Rep. Bucshon was not the only member of Congress disappointed by the decision to pull out of TPP. He and others viewed it as a potential tool for stability in the region, but Japan has been good about keeping TPP countries involved in stability efforts. Instead, the eventual bilateral trade deal with Japan will be good for the U.S. and a stable deal will be critically important as evident by what is happening to soybean producers. TPP would have likely been helpful, but the current administration has no interest in pursuing a multilateral trade deal in the Pacific. From a congressional perspective, both parties have pushed the administration to finalize bilateral agreements, starting with China. Rep. Bucshon also noted that Congress recognizes that the U.S. issues with China and the rest of the world’s issues with China are separate. As a result, the U.S. relationship with China should not adversely affect the relationships of U.S. allies and China. The goal of Congress must be to get the administration to take a view on how U.S. actions affect our allies and not just pushing the actions of China. Overall, stability is what is important and Rep. Bucshon views long-term agreements as the best way to make stability happen.
As the environment of the U.S.-China relationship continues its downward spiral, there was concern from an audience member that it would have an impact on expectations of Japanese relations with China, particularly on trade. Rep. Bucshon was quick to console such fears by explaining that there are very few in Congress that would be comfortable putting Japan in a situation to choose between the U.S. and China, as it would be counterproductive. Additionally, as the world works through supply-chain issues, there are opportunities for the U.S., Japan, and China to cooperate. One example presented by Rep. Bucshon was counterfeit electronic chips. Approximately 10-15% of chips in the world are counterfeit, which increases the risk of accidentally including them in sensitive equipment. Therefore, trustworthy supply-chains must be developed, especially for electronics. This is just one example, but there is a plethora of opportunities for cooperation between the U.S., Japan, and China.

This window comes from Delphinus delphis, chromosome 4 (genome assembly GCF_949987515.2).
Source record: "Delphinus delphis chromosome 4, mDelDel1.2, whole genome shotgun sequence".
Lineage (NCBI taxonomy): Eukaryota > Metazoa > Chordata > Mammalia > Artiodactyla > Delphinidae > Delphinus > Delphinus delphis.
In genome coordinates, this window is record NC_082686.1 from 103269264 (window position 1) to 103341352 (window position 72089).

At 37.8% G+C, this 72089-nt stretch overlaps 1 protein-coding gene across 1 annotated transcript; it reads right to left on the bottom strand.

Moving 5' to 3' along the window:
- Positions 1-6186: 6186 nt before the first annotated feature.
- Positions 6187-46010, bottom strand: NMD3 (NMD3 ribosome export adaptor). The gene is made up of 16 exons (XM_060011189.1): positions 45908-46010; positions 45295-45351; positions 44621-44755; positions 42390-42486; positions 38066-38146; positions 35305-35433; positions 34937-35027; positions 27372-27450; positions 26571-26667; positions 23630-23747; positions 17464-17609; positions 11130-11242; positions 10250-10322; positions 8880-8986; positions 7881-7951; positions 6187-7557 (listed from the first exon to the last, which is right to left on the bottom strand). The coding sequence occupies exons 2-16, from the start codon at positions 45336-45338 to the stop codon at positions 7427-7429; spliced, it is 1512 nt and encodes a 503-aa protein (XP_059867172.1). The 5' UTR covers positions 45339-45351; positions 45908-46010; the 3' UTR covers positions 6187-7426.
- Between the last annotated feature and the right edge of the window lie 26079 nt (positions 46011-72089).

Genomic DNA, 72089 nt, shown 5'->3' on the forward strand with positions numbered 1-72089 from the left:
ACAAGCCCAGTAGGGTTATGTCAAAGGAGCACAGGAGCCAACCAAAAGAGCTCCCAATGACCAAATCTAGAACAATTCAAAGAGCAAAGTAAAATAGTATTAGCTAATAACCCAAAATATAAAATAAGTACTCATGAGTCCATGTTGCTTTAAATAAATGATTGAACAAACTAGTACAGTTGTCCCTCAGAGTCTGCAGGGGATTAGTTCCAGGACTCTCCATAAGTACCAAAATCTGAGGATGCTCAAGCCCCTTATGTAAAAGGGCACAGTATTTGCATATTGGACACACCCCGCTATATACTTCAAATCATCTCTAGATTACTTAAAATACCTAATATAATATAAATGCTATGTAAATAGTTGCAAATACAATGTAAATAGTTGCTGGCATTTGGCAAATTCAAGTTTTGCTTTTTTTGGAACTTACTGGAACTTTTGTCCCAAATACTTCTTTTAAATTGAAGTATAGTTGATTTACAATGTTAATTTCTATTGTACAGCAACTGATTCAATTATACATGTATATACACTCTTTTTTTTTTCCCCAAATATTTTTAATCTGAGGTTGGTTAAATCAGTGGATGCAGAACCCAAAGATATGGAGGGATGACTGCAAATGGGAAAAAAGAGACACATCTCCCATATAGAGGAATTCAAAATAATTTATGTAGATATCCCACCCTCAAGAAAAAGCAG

Congressional Cooperation and Looking Ahead
Many who follow U.S. politics today understand that there is an increase in tensions between the two major parties. Rep. Bucshon, however, expressed optimism and confidence that he and other congressional Republicans can cooperate with congressional Democrats. The two sides disagree on some things but have the potential to work together on a variety of issues. Given that we are in an election year, there might be more politics than normal, but overall it tends not to affect the relationship between the U.S. and its allies or other nations. From a congressional standpoint, party disagreements do not affect the relationship between the U.S. and Japan, so current domestic political tensions are unlikely to have a negative effect on the relationship.
As the discussion neared its conclusion, there were two questions from the audience relating to infrastructure and development. In response, Rep. Bucshon expressed optimism that the U.S. would be able to work with Japanese companies to develop a Japanese style high-speed rail system, with a Dallas to Houston corridor as an easy starter example. A difficulty that the U.S. has in this regard is funding and determining where funds will come from. Rep. Bucshon explained that one major hurdle has been the stagnant rate of the gas tax since 1993, which has negatively impacted the ability of U.S. legislators from pursuing improvements in a variety of areas. Congress must be willing to think outside the box and be transparent about its decision making. Rep. Bucshon used the example of the heavily Republican-led government of Indiana choosing to raise taxes to fund important state-wide infrastructure projects. By explaining the necessity for the tax increase to the people of Indiana, the policy became politically palatable and resulted in a positive outcome for the state.
Finally, the discussion concluded with Rep. Bucshon providing his expectations for the upcoming elections. He explained that the presidential election is likely to be very close and will all come down to how people view the administration’s response to the COVID-19 pandemic and the decisions of a few states. The population’s opinions on this issue, however, is heavily dependent on which media channel you get your news from. Rep. Bucshon is of the opinion that the administration and Congress have done much better than he initially expected.
Rep. Bucshon also believes that the votes for seats in Congress will also be close but expects his party to flip a seat in Alabama and maintain a seat in Arizona, but overall it will be close. On the House of Representatives side, Rep. Bucshon expects the Republican Party to gain seats.
Sasakawa USA is grateful to Rep. Bucshon for participating in this discussion and to FMC and Ms. Schleidt for their partnership.
For more information about Sasakawa USA’s Policy Briefing Series, go here.